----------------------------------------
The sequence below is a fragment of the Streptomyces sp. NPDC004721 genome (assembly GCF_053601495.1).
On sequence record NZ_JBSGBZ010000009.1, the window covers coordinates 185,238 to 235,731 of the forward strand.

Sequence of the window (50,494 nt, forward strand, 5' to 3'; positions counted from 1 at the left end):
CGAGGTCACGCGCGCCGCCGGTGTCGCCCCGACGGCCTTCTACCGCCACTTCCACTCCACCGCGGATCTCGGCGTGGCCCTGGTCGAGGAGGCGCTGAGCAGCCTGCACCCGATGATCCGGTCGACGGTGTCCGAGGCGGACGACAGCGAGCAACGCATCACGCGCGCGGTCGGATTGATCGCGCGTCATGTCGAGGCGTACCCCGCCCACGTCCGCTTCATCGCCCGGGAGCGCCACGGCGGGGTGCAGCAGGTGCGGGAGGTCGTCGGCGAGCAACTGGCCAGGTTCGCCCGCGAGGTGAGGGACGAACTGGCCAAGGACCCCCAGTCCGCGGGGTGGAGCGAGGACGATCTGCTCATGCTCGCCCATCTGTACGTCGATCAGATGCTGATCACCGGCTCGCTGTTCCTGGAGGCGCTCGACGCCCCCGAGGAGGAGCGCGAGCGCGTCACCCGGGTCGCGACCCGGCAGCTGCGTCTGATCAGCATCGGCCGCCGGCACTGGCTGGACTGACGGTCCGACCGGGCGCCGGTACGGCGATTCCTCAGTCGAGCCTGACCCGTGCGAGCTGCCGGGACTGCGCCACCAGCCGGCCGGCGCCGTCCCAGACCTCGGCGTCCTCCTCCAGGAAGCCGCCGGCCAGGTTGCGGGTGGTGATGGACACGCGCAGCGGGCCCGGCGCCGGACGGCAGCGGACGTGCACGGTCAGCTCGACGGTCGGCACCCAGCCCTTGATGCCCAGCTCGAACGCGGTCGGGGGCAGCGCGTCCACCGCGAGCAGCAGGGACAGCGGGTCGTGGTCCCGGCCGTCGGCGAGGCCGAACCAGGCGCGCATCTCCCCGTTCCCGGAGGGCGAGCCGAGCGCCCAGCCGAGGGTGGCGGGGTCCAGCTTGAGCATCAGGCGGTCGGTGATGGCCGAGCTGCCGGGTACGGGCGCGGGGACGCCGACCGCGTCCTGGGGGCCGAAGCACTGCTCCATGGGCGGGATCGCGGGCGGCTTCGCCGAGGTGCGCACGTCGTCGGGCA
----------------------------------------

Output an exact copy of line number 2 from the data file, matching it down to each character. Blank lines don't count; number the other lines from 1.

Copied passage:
On sequence record NZ_JBSGBZ010000009.1, the window covers coordinates 185,238 to 235,731 of the forward strand.